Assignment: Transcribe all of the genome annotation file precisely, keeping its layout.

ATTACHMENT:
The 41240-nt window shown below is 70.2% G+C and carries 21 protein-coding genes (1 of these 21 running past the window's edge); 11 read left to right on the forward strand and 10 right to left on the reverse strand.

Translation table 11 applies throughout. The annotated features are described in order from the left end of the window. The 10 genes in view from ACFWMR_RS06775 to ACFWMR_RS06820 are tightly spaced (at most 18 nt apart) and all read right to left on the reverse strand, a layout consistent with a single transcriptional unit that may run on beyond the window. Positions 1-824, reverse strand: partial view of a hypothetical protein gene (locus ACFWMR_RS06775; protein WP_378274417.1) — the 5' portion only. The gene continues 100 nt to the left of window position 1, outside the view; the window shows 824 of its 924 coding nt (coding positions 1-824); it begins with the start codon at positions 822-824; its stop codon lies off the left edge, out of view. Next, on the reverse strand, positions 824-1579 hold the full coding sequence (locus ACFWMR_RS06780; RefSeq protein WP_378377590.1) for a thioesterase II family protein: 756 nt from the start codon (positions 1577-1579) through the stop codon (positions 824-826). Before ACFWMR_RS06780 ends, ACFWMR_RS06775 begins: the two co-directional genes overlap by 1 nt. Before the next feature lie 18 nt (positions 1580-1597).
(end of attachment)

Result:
The 41240-nt window shown below is 70.2% G+C and carries 21 protein-coding genes (1 of these 21 running past the window's edge); 11 read left to right on the forward strand and 10 right to left on the reverse strand.

Translation table 11 applies throughout. The annotated features are described in order from the left end of the window. The 10 genes in view from ACFWMR_RS06775 to ACFWMR_RS06820 are tightly spaced (at most 18 nt apart) and all read right to left on the reverse strand, a layout consistent with a single transcriptional unit that may run on beyond the window. Positions 1-824, reverse strand: partial view of a hypothetical protein gene (locus ACFWMR_RS06775; protein WP_378274417.1) — the 5' portion only. The gene continues 100 nt to the left of window position 1, outside the view; the window shows 824 of its 924 coding nt (coding positions 1-824); it begins with the start codon at positions 822-824; its stop codon lies off the left edge, out of view. Next, on the reverse strand, positions 824-1579 hold the full coding sequence (locus ACFWMR_RS06780; RefSeq protein WP_378377590.1) for a thioesterase II family protein: 756 nt from the start codon (positions 1577-1579) through the stop codon (positions 824-826). Before ACFWMR_RS06780 ends, ACFWMR_RS06775 begins: the two co-directional genes overlap by 1 nt. Before the next feature lie 18 nt (positions 1580-1597).